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Hamas PM won't respond to deal demand
Updated: 2006-02-22 08:50

Ismail Haniyeh of the militant group Hamas was appointed Tuesday as the next Palestinian prime minister, but he refused to respond to a demand from the president to adhere to interim peace deals reached with Israel.

After accepting the letter designating him as prime minister, Haniyeh met with Palestinian President Mahmoud Abbas for more than two hours, their second such session in two days — an indication of the wide gaps between the two men.

Hamas PM won't respond to deal demand
Hamas' Ismail Haniyeh leaves the Palestinian leader Mahmoud Abbas' office with the official nomination for the formation of his new government as Prime Minister in Gaza City Monday Feb. 21, 2006. Abbas formally tasked Haniyeh with forming a new government, one month after the radical Islamist faction's massive election victory. [AP]
Abbas is the head of Fatah, the Islamic movement Hamas trounced in last month's Palestinian parliamentary election. Abbas was elected president last year, and now he will have to deal with a Hamas parliament and Cabinet.

The letter naming Haniyeh, in addition to the official appointment, was a one-page summary of Abbas' political positions, according to Abbas aides who spoke on condition of anonymity because they are not authorized to give details.

Abbas has said the Hamas-led government must accept the agreements made by previous governments — including interim peace accords with Israel and the internationally backed "road map" plan for a Palestinian state.

Haniyeh was noncommittal. "We will study it, and God willing, we will answer soon to Abu Mazen (Abbas), God willing," he said.

Hamas ideology does not recognize a Jewish state in the Middle East, and the militant group has sent dozens of suicide bombers into Israel. Since the election, Hamas has rebuffed demands from Israel, the U.S., the United Nations and Europe to recognize Israel and renounce violence.

Haniyeh has five weeks to form a Cabinet, and he began holding talks with several small factions after the Hamas-dominated parliament took office Saturday. A relative moderate by Hamas standards and a skilled negotiator, Haniyeh said he wants to bring Fatah into his government.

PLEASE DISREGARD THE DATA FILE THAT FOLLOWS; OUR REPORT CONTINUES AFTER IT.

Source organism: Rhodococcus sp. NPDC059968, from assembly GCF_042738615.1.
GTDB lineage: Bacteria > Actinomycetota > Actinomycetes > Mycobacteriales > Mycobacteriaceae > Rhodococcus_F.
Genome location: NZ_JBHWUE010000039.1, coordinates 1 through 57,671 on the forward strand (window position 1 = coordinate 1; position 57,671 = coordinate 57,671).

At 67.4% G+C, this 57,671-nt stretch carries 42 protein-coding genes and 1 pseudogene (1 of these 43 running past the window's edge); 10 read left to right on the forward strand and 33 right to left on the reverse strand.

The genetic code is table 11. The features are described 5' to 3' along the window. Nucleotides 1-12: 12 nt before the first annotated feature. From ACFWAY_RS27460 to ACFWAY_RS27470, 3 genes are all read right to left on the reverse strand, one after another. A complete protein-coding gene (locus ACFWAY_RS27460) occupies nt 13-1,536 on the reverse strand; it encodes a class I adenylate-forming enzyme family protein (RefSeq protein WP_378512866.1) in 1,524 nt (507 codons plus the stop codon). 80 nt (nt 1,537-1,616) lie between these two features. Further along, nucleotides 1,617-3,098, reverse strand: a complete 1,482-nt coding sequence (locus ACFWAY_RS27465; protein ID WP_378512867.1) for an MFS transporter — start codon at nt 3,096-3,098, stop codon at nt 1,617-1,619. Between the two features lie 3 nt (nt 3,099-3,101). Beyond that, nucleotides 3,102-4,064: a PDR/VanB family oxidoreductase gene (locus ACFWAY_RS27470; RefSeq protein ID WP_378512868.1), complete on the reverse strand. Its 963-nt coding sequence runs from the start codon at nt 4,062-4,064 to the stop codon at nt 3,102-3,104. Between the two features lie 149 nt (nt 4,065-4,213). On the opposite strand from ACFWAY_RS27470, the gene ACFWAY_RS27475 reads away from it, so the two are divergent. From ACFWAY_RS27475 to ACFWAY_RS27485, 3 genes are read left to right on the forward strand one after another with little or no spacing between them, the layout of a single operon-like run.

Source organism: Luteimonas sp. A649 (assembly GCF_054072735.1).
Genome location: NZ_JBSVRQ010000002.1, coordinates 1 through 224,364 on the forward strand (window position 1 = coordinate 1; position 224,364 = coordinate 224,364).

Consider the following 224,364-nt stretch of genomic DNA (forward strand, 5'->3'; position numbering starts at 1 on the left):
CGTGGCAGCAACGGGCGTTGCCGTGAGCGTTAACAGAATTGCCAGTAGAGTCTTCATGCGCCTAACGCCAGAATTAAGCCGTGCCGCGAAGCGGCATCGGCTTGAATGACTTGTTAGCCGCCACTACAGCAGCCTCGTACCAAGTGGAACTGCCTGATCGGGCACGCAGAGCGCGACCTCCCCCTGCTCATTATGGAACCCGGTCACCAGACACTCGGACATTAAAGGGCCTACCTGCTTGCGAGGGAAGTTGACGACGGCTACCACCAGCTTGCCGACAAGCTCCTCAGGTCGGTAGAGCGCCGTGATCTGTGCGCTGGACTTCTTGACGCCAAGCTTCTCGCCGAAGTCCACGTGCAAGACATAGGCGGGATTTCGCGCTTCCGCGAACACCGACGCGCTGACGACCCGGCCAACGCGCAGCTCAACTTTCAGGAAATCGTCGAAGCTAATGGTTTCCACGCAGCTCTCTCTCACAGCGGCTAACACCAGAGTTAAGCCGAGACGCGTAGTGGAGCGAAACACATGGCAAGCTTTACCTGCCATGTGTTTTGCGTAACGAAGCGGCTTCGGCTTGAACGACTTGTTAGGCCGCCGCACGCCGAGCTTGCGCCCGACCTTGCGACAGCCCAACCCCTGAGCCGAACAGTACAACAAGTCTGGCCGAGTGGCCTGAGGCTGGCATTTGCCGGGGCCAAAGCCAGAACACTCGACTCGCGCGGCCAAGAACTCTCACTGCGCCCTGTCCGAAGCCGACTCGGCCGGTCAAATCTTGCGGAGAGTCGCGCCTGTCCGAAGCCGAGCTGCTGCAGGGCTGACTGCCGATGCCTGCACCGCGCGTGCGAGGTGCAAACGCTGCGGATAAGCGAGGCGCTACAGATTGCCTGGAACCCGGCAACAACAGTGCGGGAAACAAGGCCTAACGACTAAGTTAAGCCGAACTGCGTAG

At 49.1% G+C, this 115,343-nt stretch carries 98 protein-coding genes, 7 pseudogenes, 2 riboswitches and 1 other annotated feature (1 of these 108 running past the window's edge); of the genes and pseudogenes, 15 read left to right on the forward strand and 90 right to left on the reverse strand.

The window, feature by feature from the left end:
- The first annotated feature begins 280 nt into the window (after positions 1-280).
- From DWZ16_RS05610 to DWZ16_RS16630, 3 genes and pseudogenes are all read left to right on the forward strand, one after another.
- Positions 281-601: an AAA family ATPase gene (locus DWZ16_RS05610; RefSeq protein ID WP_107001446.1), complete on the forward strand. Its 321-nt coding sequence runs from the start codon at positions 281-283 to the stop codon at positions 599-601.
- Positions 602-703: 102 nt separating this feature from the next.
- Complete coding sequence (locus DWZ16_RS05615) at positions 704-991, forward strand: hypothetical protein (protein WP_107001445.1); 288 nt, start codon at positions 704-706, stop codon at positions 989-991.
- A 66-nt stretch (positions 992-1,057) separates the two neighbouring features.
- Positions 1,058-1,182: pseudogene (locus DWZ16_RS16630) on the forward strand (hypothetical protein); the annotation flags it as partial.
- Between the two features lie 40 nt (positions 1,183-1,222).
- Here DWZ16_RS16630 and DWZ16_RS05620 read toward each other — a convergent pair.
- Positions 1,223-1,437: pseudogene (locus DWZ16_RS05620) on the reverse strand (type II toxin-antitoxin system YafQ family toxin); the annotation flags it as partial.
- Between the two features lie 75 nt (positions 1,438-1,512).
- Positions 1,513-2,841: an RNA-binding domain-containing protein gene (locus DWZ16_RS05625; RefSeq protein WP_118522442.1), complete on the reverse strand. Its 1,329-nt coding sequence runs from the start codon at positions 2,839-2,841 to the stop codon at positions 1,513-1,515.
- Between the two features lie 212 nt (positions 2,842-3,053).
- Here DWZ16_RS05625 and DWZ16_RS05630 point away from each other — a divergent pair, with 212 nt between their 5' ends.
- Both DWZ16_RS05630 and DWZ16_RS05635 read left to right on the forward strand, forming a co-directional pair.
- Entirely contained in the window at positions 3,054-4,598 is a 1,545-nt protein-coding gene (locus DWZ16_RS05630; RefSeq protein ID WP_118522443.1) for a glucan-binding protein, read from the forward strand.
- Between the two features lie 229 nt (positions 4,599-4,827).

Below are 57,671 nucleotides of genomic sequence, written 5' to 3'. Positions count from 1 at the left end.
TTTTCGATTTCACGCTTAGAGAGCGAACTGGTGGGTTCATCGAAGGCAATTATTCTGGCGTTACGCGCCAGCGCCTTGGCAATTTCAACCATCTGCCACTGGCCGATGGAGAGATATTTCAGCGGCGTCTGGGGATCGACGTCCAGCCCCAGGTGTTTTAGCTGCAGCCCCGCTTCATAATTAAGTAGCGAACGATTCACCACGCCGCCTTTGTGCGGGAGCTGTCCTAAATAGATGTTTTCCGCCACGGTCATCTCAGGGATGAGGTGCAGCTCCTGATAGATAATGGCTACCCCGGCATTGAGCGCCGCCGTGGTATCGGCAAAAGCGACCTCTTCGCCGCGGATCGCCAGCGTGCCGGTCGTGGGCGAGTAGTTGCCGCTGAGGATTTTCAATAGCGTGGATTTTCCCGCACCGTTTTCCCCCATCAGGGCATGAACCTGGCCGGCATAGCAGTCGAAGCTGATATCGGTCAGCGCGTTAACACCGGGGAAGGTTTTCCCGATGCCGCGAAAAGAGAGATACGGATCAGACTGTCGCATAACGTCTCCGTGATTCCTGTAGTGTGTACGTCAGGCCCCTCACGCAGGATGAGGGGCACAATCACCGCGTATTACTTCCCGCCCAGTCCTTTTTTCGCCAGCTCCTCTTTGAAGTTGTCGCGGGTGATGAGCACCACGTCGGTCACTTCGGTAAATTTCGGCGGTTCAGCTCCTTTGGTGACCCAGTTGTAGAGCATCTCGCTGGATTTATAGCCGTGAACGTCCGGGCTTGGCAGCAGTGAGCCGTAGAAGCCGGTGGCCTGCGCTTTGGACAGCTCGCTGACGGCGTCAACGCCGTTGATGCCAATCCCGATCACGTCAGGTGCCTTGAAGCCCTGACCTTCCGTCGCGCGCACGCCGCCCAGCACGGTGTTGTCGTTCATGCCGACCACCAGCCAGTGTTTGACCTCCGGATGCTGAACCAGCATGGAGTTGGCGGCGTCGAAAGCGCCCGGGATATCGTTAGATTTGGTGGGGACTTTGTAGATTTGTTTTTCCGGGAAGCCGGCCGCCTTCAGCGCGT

"I think the room for agreement with Fatah is large," he said, "and we hope to reach a formula through which we can form a national unity government." So far Fatah has refused.

The 46-year-old Haniyeh also said it was "premature" to discuss incorporating the Hamas military wing into Palestinian security services.

Hamas' rise to power has badly damaged chances of renewing peace negotiations. Israel refuses to deal with the group until it renounces violence and recognizes the Jewish state.

Further diminishing peace prospects, exiled Hamas political leader Khaled Mashaal was in Iran, Israel's staunchest enemy, seeking to drum up support.

Speaking to Israel TV, acting Israeli Prime Minister Ehud Olmert said Tuesday that the chances of a "quick agreement" with the Palestinians are less now that Hamas is in charge.

"But the hope has not disappeared, and I am responsible for both things, the battle against Hamas and maintaining hope, the chance to reach an agreement," he said.

It is unclear how Israel could carry out peace talks with Hamas in government. Abbas has suggested that he could handle peace negotiations, while letting Hamas focus on its domestic agenda of improving social services and rooting out government corruption.

Israeli officials say they will not deal with a "two-headed government" that includes a party committed to the country's destruction. After Hamas took over parliament, Israel froze the transfer of roughly $50 million in tax funds to the cash-starved Palestinian Authority each month.

Israel also has urged the international community to join it in isolating Hamas. The United States and the European Union, which consider Hamas a terrorist group, have threatened to halt hundreds of millions of dollars of foreign aid once the new Palestinian Cabinet takes office.

In the West Bank on Tuesday, Israeli troops pressed an operation in the Balata refugee camp near Nablus. The army said troops found more than 155 pounds of explosives, and Palestinian officials said 18 Palestinians were wounded in clashes.

The army has been hunting for militants in Balata for three days. Residents said they were running out of food and water, and the army allowed five lawmakers to bring in supplies. The lawmakers are from Hamas but said they did not disclose their affiliation to the soldiers.

The army said it removed three small West Bank outposts near Ramallah. No violence was reported. Under the "road map" peace plan, Israel has pledged to remove about two dozen unauthorized West Bank outposts.

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